London City Hall– Created by Foster + Partners
Note the helical staircase inside
After that nice history lesson, you may be wondering.. Why should I care? Throughout history, math was needed to properly structure buildings. As we mentioned, the two areas of study were completely intertwined. Today, technological advancements (like calculators!) help architects with some of the work load. However, in many architectural projects, these technological advancements are still set in place through mathematics. 

One of today's most famous architecture studio is Foster + Partners. The company is famous for constructing enormous structure that dwarf their surrounding buildings. With the added size, comes more of a need for math. The buildings need to be made secure, aesthetically pleasing, comply with building regulations, and maximize a budget. A series of equations and programs help to ensure all of these categories are fulfilled. The Special Modeling Group's (SMG) was created to maximize the efforts of architects. SMG's often build larger shapes from smaller shapes. Makes sense, right? In order to do this, they create equations for various sections of a building. Examples of this are pictured below. 
















Has this post convinced you of the connections between mathematics and architecture? 
In case it hasn't, here are some testimonials from architects further explaining their personal opinions.
(Testimonials gathered from http://www.lifeofanarchitect.com/architecture-and-math/)  



Jes Stafford
"Architects should be math ninjas. The aspiring architect should rush headlong into math as if charging into a field of battle. Math is an education in problem solving and of knowing what is asked. There are few stronger parallels to all the the variables in the Builder-Architect-Client dynamic. All math puns intended."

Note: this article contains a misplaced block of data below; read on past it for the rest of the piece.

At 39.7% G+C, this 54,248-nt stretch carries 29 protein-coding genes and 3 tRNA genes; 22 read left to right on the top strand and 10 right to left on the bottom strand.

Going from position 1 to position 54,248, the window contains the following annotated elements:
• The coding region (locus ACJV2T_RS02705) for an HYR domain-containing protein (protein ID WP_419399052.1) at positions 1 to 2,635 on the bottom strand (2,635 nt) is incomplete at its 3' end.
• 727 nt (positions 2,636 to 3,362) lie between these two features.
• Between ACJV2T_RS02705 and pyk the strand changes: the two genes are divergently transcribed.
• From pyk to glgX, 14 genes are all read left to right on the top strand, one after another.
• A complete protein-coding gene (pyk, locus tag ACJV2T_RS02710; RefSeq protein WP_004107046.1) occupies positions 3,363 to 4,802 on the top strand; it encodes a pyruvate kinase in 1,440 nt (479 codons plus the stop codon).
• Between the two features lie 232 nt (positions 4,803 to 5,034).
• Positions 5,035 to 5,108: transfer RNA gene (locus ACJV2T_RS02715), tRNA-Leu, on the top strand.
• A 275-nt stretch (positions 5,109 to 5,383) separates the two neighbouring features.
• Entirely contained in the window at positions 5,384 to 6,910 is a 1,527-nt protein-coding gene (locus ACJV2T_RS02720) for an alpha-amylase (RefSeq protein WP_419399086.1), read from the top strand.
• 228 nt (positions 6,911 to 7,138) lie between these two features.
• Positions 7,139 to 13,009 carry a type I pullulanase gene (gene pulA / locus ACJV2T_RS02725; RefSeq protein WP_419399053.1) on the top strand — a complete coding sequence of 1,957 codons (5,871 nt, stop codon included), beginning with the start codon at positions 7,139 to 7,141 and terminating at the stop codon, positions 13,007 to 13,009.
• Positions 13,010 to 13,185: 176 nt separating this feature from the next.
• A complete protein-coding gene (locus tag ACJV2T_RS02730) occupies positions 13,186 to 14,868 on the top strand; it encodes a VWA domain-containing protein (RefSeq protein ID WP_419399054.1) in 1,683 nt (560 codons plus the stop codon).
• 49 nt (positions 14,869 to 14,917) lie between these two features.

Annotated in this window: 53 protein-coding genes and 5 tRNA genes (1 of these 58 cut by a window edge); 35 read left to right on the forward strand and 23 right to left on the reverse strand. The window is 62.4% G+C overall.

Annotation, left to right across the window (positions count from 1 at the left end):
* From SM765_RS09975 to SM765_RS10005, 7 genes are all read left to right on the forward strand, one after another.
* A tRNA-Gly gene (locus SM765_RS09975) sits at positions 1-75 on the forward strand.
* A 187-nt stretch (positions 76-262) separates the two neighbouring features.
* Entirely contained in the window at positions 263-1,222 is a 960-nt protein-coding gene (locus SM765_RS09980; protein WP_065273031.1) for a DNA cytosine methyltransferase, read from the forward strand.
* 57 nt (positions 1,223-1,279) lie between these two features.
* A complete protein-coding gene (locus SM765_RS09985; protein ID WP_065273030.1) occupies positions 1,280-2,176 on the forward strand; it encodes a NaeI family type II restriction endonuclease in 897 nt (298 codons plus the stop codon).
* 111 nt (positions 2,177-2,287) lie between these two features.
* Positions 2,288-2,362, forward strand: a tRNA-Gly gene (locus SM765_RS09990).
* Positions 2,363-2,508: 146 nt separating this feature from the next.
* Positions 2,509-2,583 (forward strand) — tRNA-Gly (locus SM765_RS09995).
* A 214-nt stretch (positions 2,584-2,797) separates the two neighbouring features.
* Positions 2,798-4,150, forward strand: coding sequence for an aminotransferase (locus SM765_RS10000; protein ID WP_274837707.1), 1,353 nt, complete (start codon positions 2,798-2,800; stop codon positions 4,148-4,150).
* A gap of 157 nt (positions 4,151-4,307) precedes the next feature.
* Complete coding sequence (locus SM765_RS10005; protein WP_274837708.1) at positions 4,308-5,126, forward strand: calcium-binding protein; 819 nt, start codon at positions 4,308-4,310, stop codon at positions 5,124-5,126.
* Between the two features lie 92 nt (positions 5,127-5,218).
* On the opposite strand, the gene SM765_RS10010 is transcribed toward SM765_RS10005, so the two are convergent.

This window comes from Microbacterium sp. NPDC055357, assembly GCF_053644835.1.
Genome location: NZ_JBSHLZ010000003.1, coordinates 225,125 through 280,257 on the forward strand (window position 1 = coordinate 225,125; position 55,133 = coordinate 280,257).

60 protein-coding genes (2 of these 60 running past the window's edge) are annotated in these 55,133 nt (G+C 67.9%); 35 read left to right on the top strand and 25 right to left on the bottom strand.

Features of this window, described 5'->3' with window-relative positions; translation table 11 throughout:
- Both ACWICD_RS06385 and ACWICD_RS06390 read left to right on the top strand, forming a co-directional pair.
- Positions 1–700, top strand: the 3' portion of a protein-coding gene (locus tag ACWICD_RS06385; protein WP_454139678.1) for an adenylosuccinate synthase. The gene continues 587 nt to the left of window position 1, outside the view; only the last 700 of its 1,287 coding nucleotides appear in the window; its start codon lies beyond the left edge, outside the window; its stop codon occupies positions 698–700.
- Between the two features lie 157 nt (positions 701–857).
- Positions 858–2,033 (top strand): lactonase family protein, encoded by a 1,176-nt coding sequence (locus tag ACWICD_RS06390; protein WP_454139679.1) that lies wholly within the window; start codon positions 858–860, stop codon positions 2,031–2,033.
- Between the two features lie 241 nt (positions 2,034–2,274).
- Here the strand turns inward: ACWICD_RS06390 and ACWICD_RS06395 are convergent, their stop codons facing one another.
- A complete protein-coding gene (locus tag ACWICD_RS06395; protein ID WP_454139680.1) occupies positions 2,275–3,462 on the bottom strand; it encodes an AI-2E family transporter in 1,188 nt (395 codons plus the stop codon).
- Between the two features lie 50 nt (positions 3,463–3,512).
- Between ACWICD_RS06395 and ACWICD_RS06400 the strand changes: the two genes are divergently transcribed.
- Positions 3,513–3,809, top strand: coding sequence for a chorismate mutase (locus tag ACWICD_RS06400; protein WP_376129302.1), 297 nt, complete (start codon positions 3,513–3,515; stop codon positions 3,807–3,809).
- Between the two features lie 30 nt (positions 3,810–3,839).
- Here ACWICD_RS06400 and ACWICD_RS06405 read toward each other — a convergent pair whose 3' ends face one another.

Andrew Hankins
"Math is important to my daily tasks as an Architect. It mostly involves simple calculations, but for me, it is necessary to be able to do them quickly in my head.  And they are mostly simple equations, but it definitely helps if you can do them in your head and on the fly."

Evan Troxel
"That said, it is better if you are decent at math. Here are some examples people usually don’t think of as math, but are things architects use all the time: We are constantly adding and subtracting measurements, thicknesses, volumes and areas. We are responsible for budgets. We work with spreadsheets that tally sizes of spaces and everything has to all add up. We do TONS of geometry, and we love it. Geometry is math, right? Yes it is. Drawing + Math = Awesome. That’s one reason we’re architects and not artists."


Sources: http://www-groups.dcs.st-and.ac.uk/history/HistTopics/Architecture.html
https://plus.maths.org/content/perfect-buildings-maths-modern-architecture
http://www.lifeofanarchitect.com/architecture-and-math/